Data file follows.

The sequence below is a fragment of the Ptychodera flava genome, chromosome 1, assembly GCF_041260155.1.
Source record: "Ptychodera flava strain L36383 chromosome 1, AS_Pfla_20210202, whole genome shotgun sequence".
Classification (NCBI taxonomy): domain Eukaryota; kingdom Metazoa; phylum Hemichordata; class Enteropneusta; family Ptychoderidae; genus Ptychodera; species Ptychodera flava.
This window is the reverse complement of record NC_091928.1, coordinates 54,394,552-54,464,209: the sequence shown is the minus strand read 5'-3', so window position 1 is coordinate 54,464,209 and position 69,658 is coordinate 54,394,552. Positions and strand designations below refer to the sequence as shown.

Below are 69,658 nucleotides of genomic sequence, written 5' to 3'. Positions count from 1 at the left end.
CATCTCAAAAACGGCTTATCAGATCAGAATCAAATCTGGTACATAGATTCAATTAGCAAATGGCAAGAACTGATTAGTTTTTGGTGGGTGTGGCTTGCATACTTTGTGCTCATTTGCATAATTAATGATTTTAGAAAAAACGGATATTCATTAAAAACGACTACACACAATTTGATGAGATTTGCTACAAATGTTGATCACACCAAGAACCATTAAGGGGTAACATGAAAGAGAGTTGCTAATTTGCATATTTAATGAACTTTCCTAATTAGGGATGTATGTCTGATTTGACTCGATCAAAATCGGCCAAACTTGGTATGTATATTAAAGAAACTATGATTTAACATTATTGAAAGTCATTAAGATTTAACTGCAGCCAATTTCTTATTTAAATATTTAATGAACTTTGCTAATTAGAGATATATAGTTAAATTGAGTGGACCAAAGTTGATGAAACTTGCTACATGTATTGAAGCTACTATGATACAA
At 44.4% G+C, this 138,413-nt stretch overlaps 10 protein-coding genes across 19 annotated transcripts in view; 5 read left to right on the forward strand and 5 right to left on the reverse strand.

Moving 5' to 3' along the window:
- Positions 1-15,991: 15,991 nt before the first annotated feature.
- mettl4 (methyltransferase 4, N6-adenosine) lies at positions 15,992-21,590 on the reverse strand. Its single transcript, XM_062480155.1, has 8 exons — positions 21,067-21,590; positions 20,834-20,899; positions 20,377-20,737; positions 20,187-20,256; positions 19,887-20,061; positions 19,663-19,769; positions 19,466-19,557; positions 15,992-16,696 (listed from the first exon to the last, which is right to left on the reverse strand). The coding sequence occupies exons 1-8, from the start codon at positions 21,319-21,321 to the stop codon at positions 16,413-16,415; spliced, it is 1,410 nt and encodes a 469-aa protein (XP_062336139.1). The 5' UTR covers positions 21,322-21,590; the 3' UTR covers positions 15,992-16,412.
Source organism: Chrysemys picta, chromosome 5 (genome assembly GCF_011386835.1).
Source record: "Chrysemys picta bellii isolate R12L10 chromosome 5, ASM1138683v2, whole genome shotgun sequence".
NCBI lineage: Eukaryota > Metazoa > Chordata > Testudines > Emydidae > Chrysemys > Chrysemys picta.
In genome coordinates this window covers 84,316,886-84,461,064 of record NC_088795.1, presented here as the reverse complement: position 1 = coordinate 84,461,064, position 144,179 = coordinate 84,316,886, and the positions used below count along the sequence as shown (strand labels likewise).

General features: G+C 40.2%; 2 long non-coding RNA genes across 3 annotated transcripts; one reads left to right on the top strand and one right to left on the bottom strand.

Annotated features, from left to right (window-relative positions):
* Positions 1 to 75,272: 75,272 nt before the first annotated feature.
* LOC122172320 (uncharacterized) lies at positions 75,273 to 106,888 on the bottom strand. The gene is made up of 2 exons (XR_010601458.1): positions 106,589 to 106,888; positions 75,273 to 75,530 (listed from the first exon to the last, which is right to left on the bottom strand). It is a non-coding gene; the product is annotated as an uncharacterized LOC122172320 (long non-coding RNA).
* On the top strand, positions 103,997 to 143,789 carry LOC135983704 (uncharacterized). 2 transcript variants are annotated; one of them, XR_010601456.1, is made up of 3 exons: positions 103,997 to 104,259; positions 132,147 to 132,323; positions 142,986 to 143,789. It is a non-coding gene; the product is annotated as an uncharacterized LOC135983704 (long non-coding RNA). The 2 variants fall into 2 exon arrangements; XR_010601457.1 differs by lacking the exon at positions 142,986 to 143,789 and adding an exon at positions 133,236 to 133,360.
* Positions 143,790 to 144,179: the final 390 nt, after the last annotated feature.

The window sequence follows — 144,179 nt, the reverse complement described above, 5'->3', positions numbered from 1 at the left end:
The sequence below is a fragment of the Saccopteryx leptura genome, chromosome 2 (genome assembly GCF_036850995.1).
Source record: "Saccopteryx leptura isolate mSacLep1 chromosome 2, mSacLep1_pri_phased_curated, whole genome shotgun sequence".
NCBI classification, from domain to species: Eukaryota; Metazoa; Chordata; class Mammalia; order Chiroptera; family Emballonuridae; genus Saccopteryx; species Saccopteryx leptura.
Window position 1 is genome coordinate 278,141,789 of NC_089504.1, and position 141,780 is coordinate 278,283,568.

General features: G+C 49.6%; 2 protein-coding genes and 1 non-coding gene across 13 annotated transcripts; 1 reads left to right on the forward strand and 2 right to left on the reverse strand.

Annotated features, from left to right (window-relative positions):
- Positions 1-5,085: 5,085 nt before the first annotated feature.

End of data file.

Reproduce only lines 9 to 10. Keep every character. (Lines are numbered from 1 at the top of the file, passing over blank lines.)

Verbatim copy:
- Positions 1-15,991: 15,991 nt before the first annotated feature.
- mettl4 (methyltransferase 4, N6-adenosine) lies at positions 15,992-21,590 on the reverse strand. Its single transcript, XM_062480155.1, has 8 exons — positions 21,067-21,590; positions 20,834-20,899; positions 20,377-20,737; positions 20,187-20,256; positions 19,887-20,061; positions 19,663-19,769; positions 19,466-19,557; positions 15,992-16,696 (listed from the first exon to the last, which is right to left on the reverse strand). The coding sequence occupies exons 1-8, from the start codon at positions 21,319-21,321 to the stop codon at positions 16,413-16,415; spliced, it is 1,410 nt and encodes a 469-aa protein (XP_062336139.1). The 5' UTR covers positions 21,322-21,590; the 3' UTR covers positions 15,992-16,412.